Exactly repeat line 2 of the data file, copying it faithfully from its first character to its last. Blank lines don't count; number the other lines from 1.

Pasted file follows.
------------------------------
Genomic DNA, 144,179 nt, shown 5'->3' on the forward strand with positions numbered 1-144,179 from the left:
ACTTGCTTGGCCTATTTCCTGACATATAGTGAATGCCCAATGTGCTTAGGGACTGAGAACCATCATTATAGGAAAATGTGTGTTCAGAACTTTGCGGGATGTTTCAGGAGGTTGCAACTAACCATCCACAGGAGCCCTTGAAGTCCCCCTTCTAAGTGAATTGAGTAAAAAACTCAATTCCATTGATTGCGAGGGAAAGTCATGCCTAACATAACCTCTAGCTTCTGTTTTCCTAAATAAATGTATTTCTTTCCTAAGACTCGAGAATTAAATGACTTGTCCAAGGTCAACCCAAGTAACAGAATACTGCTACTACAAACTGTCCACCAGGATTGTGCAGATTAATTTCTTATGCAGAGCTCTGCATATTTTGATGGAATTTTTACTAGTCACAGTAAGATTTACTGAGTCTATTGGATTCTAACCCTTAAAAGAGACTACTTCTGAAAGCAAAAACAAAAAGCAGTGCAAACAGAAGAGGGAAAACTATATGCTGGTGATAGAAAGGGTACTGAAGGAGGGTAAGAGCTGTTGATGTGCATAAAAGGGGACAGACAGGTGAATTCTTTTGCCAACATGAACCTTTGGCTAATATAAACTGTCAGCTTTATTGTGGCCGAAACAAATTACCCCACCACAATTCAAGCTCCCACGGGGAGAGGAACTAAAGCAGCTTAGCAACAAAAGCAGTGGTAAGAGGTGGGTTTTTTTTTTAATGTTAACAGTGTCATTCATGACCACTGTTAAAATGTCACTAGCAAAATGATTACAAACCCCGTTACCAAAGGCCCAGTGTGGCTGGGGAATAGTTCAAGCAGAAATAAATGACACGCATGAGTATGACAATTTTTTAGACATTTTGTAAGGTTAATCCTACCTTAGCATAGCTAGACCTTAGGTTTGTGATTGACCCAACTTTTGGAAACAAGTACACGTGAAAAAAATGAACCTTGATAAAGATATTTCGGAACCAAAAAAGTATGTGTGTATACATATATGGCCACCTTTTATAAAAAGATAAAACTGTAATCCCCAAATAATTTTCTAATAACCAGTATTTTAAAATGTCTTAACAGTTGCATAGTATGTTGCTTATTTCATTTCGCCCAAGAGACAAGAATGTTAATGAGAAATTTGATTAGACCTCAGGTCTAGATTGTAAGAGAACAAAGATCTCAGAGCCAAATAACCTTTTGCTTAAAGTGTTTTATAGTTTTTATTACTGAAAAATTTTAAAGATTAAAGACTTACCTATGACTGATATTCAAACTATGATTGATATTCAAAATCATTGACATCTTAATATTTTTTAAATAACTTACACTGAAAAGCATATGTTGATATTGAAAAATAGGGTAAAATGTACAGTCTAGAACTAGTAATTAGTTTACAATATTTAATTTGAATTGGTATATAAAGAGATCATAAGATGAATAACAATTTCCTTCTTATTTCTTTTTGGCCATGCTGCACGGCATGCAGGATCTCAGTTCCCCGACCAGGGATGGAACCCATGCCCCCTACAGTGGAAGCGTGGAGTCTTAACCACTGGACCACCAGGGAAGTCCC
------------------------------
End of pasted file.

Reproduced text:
ACTTGCTTGGCCTATTTCCTGACATATAGTGAATGCCCAATGTGCTTAGGGACTGAGAACCATCATTATAGGAAAATGTGTGTTCAGAACTTTGCGGGATGTTTCAGGAGGTTGCAACTAACCATCCACAGGAGCCCTTGAAGTCCCCCTTCTAAGTGAATTGAGTAAAAAACTCAATTCCATTGATTGCGAGGGAAAGTCATGCCTAACATAACCTCTAGCTTCTGTTTTCCTAAATAAATGTATTTCTTTCCTAAGACTCGAGAATTAAATGACTTGTCCAAGGTCAACCCAAGTAACAGAATACTGCTACTACAAACTGTCCACCAGGATTGTGCAGATTAATTTCTTATGCAGAGCTCTGCATATTTTGATGGAATTTTTACTAGTCACAGTAAGATTTACTGAGTCTATTGGATTCTAACCCTTAAAAGAGACTACTTCTGAAAGCAAAAACAAAAAGCAGTGCAAACAGAAGAGGGAAAACTATATGCTGGTGATAGAAAGGGTACTGAAGGAGGGTAAGAGCTGTTGATGTGCATAAAAGGGGACAGACAGGTGAATTCTTTTGCCAACATGAACCTTTGGCTAATATAAACTGTCAGCTTTATTGTGGCCGAAACAAATTACCCCACCACAATTCAAGCTCCCACGGGGAGAGGAACTAAAGCAGCTTAGCAACAAAAGCAGTGGTAAGAGGTGGGTTTTTTTTTTAATGTTAACAGTGTCATTCATGACCACTGTTAAAATGTCACTAGCAAAATGATTACAAACCCCGTTACCAAAGGCCCAGTGTGGCTGGGGAATAGTTCAAGCAGAAATAAATGACACGCATGAGTATGACAATTTTTTAGACATTTTGTAAGGTTAATCCTACCTTAGCATAGCTAGACCTTAGGTTTGTGATTGACCCAACTTTTGGAAACAAGTACACGTGAAAAAAATGAACCTTGATAAAGATATTTCGGAACCAAAAAAGTATGTGTGTATACATATATGGCCACCTTTTATAAAAAGATAAAACTGTAATCCCCAAATAATTTTCTAATAACCAGTATTTTAAAATGTCTTAACAGTTGCATAGTATGTTGCTTATTTCATTTCGCCCAAGAGACAAGAATGTTAATGAGAAATTTGATTAGACCTCAGGTCTAGATTGTAAGAGAACAAAGATCTCAGAGCCAAATAACCTTTTGCTTAAAGTGTTTTATAGTTTTTATTACTGAAAAATTTTAAAGATTAAAGACTTACCTATGACTGATATTCAAACTATGATTGATATTCAAAATCATTGACATCTTAATATTTTTTAAATAACTTACACTGAAAAGCATATGTTGATATTGAAAAATAGGGTAAAATGTACAGTCTAGAACTAGTAATTAGTTTACAATATTTAATTTGAATTGGTATATAAAGAGATCATAAGATGAATAACAATTTCCTTCTTATTTCTTTTTGGCCATGCTGCACGGCATGCAGGATCTCAGTTCCCCGACCAGGGATGGAACCCATGCCCCCTACAGTGGAAGCGTGGAGTCTTAACCACTGGACCACCAGGGAAGTCCC